Misc. notes & observations:
— Our girls get the first crack at their new temporary home, so this means climbing onto a helicopter and taking a short flight over to Syowa Station. Even the other characters are now noticing Yuzuki’s love for dying. The girl’s scared of heights, but I’m surprised she’s also scared of this relatively enclosed space. I dunno, it doesn’t seem consistent, because she wasn’t scared at all when she flew on the planes to get to Singapore and Australia.
— Damn, they packed all those costumes?
— Madhouse is showing off their fancy 3-D chops, and I gotta admit that this CGI actually looks good. Usually, 3-D anything tends to stick out like a sore thumb in anime.
— After telling all the haters in her life to suck it at the end of last week’s episode, Shirase’s mood is… subdued. She is definitely not as gleeful as either Mari or Hinata (Yuzuki is still too scared to be excited). But that’s understandable; this isn’t just an adventure for her. I can’t wait to see how the show handles the upcoming melodrama regarding her and her mother.
— Kanae is giving the girls (and the audience) a quick tour of Syowa Station, and for some reason, I’m reminded of The Thing. Man, how awesome would it be if the show suddenly become horror for the final few episodes? Okay, maybe not awesome, but I’d be so amused. Something that looks like Takako is killing people one-by-one… can Shirase do what needs to be done?!
— The girls each get their own rooms, which is a boon to Yuzuki. According to her, Mari likes to talk in her sleep. Not only that, she even opens her eyes as she sleep-talks. I imagine that must have been startling for the others to see the first time she did it around them. Still, these accommodations are much nicer than what I had expected. Yo, I wanna go to Antarctica too.
— I don’t think you should get close to wild animals.
— Mari should heed the advice about being sunburnt seeing as how the ozone layer is thinner there and all.
— Whoa, nice-looking bar.
— It’s been nothing but non-stop work for the girls. Their latest mission: defrosting a chicken. Exciting.
— The concerned look Mari gives Hinata when she suggests that birds wouldn’t eat each other cracks me up. Nevertheless, there’s always a danger of making Mari too dumb even if it’s for the sake of comedy. In the end, the two girls decide to leave the chicken out in a hallway.
— Meanwhile, Shirase and Yuzuki have to serve up some Christmas cakes to the rest of the team as a pick-me-up. The girls are dressed for the part. I like Shirase’s hat. I imagine the burst of sugar is nice. Hell, I could use one right now… For these guys, those calories will quickly be burnt by all their hard labor. Sadly, I don’t have the same luxury. I do wonder how well cake frosting would hold up under these cold temperatures, but I’m no pastry chef.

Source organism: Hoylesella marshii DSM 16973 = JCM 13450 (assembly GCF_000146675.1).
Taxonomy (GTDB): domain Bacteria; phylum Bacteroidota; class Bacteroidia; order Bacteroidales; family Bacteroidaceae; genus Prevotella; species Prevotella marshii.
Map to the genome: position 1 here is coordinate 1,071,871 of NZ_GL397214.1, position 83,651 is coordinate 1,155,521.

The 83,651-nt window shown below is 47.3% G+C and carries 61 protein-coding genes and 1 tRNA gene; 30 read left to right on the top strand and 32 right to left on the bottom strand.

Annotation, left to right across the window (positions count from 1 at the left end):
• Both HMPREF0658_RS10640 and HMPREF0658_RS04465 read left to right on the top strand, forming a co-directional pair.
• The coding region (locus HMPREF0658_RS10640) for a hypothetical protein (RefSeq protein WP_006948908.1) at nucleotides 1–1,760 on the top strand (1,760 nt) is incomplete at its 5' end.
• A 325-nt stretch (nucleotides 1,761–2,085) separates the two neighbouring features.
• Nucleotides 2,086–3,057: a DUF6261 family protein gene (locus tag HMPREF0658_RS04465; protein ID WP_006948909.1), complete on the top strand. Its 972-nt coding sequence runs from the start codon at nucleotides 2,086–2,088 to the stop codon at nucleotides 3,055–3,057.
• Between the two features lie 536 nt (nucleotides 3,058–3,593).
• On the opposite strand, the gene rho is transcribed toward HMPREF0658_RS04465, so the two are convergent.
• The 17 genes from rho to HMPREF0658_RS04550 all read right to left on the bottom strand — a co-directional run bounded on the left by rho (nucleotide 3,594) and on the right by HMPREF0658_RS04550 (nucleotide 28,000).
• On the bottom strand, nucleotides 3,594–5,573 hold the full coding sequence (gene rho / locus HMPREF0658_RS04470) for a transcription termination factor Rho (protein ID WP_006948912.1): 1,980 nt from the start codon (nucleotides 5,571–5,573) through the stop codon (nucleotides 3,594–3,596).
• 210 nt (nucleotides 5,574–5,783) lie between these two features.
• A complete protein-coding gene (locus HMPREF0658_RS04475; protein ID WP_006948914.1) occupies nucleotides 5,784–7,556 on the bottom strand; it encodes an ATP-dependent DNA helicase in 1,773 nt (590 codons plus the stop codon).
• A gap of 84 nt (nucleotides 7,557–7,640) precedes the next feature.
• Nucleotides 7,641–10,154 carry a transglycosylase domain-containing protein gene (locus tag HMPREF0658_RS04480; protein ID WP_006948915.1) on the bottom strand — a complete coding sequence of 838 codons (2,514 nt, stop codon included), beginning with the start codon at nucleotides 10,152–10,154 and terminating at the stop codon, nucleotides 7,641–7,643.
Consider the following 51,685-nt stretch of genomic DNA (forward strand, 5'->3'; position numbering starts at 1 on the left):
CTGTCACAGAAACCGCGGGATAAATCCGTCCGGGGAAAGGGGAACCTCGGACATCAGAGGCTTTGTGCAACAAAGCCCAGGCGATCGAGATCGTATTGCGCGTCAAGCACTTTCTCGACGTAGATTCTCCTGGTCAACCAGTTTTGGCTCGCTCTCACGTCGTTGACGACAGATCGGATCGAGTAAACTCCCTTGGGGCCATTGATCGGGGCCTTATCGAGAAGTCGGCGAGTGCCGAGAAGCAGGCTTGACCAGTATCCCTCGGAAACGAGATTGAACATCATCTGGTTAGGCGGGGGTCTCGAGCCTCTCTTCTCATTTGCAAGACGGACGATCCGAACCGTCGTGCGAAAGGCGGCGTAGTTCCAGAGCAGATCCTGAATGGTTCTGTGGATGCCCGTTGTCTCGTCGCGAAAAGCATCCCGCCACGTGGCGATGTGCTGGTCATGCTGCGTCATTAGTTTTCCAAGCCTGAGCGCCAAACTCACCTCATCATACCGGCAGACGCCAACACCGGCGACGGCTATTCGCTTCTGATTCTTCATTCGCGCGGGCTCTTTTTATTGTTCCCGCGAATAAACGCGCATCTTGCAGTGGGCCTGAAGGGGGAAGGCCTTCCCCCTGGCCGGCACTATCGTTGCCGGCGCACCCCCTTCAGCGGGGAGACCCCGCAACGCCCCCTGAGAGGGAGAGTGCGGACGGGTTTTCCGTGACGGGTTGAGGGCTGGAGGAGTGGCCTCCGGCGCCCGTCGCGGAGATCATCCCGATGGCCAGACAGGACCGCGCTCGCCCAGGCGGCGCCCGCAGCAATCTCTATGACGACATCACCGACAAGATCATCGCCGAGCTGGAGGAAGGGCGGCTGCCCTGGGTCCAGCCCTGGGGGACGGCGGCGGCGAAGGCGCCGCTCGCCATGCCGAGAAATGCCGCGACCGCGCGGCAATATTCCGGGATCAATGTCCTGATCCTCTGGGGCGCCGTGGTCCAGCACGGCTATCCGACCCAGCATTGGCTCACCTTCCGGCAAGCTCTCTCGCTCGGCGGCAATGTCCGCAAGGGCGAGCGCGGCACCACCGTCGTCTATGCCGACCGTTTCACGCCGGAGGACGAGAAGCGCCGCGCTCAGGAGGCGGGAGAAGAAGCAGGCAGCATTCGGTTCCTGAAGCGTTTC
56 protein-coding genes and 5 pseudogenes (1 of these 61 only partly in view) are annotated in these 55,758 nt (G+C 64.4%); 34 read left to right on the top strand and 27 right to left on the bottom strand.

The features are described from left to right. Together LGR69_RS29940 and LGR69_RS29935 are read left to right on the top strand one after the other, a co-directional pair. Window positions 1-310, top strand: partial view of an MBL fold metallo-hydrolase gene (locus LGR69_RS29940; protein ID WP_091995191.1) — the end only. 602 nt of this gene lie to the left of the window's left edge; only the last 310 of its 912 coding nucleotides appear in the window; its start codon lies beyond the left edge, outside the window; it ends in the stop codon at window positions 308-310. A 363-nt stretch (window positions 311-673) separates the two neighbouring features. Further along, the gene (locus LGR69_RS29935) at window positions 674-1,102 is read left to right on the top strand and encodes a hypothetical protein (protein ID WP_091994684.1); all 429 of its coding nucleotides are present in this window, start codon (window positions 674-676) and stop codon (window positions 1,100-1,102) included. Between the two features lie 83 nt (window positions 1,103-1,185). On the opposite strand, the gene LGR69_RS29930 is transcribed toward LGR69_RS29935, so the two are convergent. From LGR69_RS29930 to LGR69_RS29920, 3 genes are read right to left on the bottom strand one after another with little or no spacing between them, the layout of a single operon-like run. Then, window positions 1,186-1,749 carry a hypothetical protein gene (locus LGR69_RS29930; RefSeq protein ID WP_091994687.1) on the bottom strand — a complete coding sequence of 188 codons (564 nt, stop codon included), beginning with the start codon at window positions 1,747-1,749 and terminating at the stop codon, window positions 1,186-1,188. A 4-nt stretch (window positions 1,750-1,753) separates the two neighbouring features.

— Everything is making Yuzuki insecure. Since Christmas is supposed to be a celebration, the girl is reminded that she has apparently never celebrated her birthday with friends. Aw, don’t let that get you down. I mean, me neither!
— Is… is there fruit in that cake? Ew.
— Frozen rice may as well be inedible, so at least it’s just the tuna that’s a little crunchy.
— Elsewhere, Gin and Kanae are sharing a mostly silent moment as they toast their return to Antarctica. I’m sure there are complicated feelings involved, but I like the show’s restraint. We don’t need another melodramatic subplot on top of what we’re already dealing with this week. There are still three weeks left to address everything.
— Oddly enough, part of the festivities involve Shirase and Hinata dressing up and telling Christmas stories. From a distance, you might think of Shirase as a tall and composed beauty, but in reality, she’s such an awkward goof. I figure Shirase would find something like this deathly embarrassing, but luckily for her, the adults have all passed out from drinking.
— What was Mari trying to do? Pretend to be Santa coming down the chimney? What a dork.
— Oh hey, another good insert song during Yuzuki’s birthday celebration.
— Look at that busy schedule.
Again? I’m not so sure about that. For example, when Hinata lost her passport and got all insecure about it, Shirase was the one who made her understand she didn’t have to doubt their consideration. Or in episode 4 when Shirase was feeling down for using Yuzuki to get into the expedition, it was Hinata who realized how she was feeling and cheered her on.
Overall, I just don’t agree that Kimari’s the emotional support of the group. I think their dynamic’s more complex than that. They don’t really have a emotional center or anything like that.
That been said, Yuzuki does seem more receptive to Kimari. That’s probably because Kimari’s hug (from episode 4) left a very strong impression in the friendless girl. Sort of like a romcom flag. lol
Mari didn’t get to hear what Hinata had said privately to Shirase. I’m sure she would’ve done something if she did.
Do you mean the train ride in ep.3? You can hardly blame Mari for not doing anything when she wasn’t on the same train ride as the other two. Also, I’m not sure what you’re arguing. Yes, Mari saves the day again. That doesn’t mean the other girls never did.
When I say Mari is the emotional support of the group, that doesn’t preclude the other characters from lending emotional support too. I’m just saying she reacts much more instinctively and effectively, and this is a pattern I’ve noticed in previous episodes. But agree to disagree. I’m not going to go dig up examples that I’ve already written about.
That’s besides the point. When you say a character is the “emotional support of the group” you’re implying the story goes out of its way to have the character in that role most of the time. This is just not true in this show. Kimari might or might not be more sensible and whatnot, but she’s not always the one fixing everyone’s emotional issues or giving emotional support. The show delivers a slightly more realistic and fluid dynamic than that.
Disagree. I don’t apply the same stringent requirements that you do.
This show is a bit too saccharine-filled to me and the premise is stupid, but it is indeed surprisingly much more enjoyable than I expect. And it doesn’t hurt that the show know the meaning of the word restraint. Heck, the dialogue alone isn’t as bad as others of its ilk.
“Man, how awesome would it be if the show suddenly become horror for the final few episodes?”
I’ll watch it. I don’t know how awesome it’s going to be, but I’m sure that it’s going to be hilarious.